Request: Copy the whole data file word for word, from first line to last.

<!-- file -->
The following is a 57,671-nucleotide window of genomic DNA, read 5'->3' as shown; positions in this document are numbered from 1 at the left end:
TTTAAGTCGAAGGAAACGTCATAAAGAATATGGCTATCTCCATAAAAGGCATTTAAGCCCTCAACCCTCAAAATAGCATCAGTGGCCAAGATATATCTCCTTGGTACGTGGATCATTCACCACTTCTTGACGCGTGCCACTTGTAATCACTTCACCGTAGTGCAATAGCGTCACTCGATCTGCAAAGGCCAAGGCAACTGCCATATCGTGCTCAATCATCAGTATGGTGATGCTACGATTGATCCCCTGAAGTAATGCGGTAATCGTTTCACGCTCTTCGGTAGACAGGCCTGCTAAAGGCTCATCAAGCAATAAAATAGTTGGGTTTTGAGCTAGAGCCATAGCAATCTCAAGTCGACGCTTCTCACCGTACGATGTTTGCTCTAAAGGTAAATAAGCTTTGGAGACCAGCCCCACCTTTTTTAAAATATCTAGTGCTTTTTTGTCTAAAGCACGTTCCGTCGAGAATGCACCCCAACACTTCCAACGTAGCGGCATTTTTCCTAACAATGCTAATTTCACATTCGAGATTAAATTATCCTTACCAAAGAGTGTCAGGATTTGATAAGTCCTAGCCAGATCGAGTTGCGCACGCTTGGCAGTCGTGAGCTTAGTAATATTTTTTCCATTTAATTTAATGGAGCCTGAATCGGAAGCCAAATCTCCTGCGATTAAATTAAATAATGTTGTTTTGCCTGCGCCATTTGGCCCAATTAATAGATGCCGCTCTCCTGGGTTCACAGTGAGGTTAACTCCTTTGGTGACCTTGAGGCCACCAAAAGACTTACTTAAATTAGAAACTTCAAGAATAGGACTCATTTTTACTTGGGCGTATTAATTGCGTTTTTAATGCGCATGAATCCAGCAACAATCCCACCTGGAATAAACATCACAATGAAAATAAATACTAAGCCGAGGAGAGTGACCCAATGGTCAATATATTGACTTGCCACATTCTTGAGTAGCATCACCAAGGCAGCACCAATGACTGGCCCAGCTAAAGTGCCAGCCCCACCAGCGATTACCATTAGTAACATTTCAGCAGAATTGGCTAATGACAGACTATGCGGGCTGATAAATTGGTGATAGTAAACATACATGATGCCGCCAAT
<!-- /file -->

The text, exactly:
The following is a 57,671-nucleotide window of genomic DNA, read 5'->3' as shown; positions in this document are numbered from 1 at the left end:
TTTAAGTCGAAGGAAACGTCATAAAGAATATGGCTATCTCCATAAAAGGCATTTAAGCCCTCAACCCTCAAAATAGCATCAGTGGCCAAGATATATCTCCTTGGTACGTGGATCATTCACCACTTCTTGACGCGTGCCACTTGTAATCACTTCACCGTAGTGCAATAGCGTCACTCGATCTGCAAAGGCCAAGGCAACTGCCATATCGTGCTCAATCATCAGTATGGTGATGCTACGATTGATCCCCTGAAGTAATGCGGTAATCGTTTCACGCTCTTCGGTAGACAGGCCTGCTAAAGGCTCATCAAGCAATAAAATAGTTGGGTTTTGAGCTAGAGCCATAGCAATCTCAAGTCGACGCTTCTCACCGTACGATGTTTGCTCTAAAGGTAAATAAGCTTTGGAGACCAGCCCCACCTTTTTTAAAATATCTAGTGCTTTTTTGTCTAAAGCACGTTCCGTCGAGAATGCACCCCAACACTTCCAACGTAGCGGCATTTTTCCTAACAATGCTAATTTCACATTCGAGATTAAATTATCCTTACCAAAGAGTGTCAGGATTTGATAAGTCCTAGCCAGATCGAGTTGCGCACGCTTGGCAGTCGTGAGCTTAGTAATATTTTTTCCATTTAATTTAATGGAGCCTGAATCGGAAGCCAAATCTCCTGCGATTAAATTAAATAATGTTGTTTTGCCTGCGCCATTTGGCCCAATTAATAGATGCCGCTCTCCTGGGTTCACAGTGAGGTTAACTCCTTTGGTGACCTTGAGGCCACCAAAAGACTTACTTAAATTAGAAACTTCAAGAATAGGACTCATTTTTACTTGGGCGTATTAATTGCGTTTTTAATGCGCATGAATCCAGCAACAATCCCACCTGGAATAAACATCACAATGAAAATAAATACTAAGCCGAGGAGAGTGACCCAATGGTCAATATATTGACTTGCCACATTCTTGAGTAGCATCACCAAGGCAGCACCAATGACTGGCCCAGCTAAAGTGCCAGCCCCACCAGCGATTACCATTAGTAACATTTCAGCAGAATTGGCTAATGACAGACTATGCGGGCTGATAAATTGGTGATAGTAAACATACATGATGCCGCCAAT